Carl Lawson, Edge, Auburn -€” 6'2", 257 lbs. A fully healthy Lawson might be a Top-15 talent, but he hasn't been healthy, and it's hard to judge how many of the technique issues will still be there once he's back to 100%. He tore his ACL as a sophomore, and last year had a hip injury that cost him six games. The medicals will matter more for Lawson than almost any other prospect on the Board. On the plus side, he is a tough guy and a gym rat who will excel in run stopping even if everything else fails to mature. Here is the CBS scouting profile. The NFL.com scouting profile makes for more interesting reading, because it assumes that what you saw in 2016 is what you will get: "[A] linear player with natural power and aggressiveness, but a lack of flexibility could hamper his potential as an NFL rusher." This goes to a mid-January scouting report, which concludes with a Day 2 grade based on the injury concerns. This mid-January scouting report from DraftWire gives him a 1st-Round grade, noting "good but not great bend." This New Year's scouting report is a bit more critical, concluding with a 3rd-Round grade.

Edge

1:25

Joe Mathis, Edge, Washington -€” 6'2", 255 lbs. First things first -€” here is the early process BTSC Scouting Report from Nicholas.Martin. You should also start your study with this equally good and equally early scouting report from the well respected Jon Ledyard. Mathis is an extremely well rounded and productive pass rusher, whose absence from an injured foot made a huge difference to a very good defensive unit. The issues come from unknowns. How much dip does he really have around the edge? There's a lack of film to tell us. How fast is his first step compared to some of the freak athletes we're comparing him to? There's a lack of film to tell us but this is a gushing youtube film review by Matt Waldman. The Combine and Pro Day results will really matter for the evaluation of Mr. Mathis.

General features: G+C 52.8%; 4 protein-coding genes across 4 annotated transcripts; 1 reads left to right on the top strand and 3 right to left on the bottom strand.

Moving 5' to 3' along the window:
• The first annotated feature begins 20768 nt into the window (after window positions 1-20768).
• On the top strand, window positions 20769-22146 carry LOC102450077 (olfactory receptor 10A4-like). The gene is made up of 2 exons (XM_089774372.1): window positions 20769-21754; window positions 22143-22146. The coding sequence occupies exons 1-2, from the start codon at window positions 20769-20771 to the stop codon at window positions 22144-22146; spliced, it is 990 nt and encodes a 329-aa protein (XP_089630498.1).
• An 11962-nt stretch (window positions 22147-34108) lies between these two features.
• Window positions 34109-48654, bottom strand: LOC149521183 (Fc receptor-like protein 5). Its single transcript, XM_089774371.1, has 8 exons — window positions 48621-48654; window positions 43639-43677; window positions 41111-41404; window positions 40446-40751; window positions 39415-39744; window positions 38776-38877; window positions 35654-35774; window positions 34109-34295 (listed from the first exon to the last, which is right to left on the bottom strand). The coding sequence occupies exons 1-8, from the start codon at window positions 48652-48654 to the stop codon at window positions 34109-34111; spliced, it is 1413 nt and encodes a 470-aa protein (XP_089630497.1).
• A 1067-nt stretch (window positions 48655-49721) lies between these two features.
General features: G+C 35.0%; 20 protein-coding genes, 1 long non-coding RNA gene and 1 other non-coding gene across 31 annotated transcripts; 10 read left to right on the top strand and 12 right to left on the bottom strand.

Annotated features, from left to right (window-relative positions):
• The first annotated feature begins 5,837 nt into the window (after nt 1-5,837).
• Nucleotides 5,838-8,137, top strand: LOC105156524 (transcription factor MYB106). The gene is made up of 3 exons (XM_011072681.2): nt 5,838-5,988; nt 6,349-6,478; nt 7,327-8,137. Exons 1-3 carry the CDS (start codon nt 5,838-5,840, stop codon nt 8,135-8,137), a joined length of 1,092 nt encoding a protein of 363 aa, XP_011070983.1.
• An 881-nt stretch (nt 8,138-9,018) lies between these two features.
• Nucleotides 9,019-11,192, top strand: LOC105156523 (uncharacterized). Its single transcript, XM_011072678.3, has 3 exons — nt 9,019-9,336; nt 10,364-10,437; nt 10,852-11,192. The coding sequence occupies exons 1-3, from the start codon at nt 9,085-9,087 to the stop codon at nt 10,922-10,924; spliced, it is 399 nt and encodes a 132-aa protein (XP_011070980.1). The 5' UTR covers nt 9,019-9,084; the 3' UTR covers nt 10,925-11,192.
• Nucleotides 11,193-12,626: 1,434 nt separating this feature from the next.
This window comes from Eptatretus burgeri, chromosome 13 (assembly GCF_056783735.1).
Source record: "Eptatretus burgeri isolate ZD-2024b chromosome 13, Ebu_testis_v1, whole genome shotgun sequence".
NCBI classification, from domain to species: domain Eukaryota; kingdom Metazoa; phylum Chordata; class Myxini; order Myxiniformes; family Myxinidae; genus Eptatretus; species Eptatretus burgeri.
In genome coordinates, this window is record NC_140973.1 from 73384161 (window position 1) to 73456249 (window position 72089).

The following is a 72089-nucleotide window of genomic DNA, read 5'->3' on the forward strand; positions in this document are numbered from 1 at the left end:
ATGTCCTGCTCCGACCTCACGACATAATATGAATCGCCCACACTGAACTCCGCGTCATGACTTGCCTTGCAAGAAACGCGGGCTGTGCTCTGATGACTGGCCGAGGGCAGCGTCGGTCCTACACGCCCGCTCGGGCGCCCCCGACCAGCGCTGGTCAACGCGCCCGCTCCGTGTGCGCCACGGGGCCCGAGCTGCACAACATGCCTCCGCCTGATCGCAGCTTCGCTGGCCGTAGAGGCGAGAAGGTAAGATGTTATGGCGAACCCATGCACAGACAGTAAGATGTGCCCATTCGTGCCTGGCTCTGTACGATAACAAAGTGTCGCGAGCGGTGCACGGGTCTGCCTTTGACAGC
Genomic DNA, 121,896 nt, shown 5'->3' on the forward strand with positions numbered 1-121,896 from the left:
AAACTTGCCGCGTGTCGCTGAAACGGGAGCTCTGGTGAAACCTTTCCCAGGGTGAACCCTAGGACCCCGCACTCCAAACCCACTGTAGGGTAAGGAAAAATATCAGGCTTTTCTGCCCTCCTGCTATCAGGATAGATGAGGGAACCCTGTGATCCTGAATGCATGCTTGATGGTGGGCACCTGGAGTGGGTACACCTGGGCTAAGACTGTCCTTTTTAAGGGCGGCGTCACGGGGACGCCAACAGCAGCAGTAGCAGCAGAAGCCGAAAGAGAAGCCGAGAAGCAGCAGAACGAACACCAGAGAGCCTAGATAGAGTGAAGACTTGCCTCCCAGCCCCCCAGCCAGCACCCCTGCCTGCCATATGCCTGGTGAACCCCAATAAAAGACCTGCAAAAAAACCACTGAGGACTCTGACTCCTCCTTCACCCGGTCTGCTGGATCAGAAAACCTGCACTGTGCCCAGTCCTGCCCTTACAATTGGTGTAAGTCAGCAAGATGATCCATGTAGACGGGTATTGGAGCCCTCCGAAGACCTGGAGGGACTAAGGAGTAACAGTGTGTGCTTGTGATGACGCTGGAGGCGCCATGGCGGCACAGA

Edge

1:25

Solomon Thomas, DL/Edge, Stanford -€” 6'3", 273 lbs.

Edge

2:01

Dawuane Smoot, Edge, Illinois -€” 6'3", 255 lbs. Slippery, quick, and what every offensive tackle would describe as ‘a pain in the butt'. Dawuane Smoot has all the assets you look for: a tremendous first step, that much-desired ability to dip around the edge, good strength, the size to hold up against the run, and the ability to convert speed into power. But he's also as raw as can be, and athleticism alone won't do the trick in the NFL. The interviews will be a big key for Mr. Smoot. If he's got the right internals, there's little doubt that he will become a star once the coaches get done remolding his game. "If." We, of course, can't be sure of that. Regardless, he will also require a redshirt rookie year while he struggles to learn his trade -€” and will no doubt fail a lot in the meantime. The CBS scouting profile is lukewarm. So is the NFL.com scouting profile, though the drawbacks it describes all fall in the category of "coachable problems if the student can learn." This goes to a mid-January scouting report, and this link goes to a second scouting report (comparing him to a raw Tamba Hali).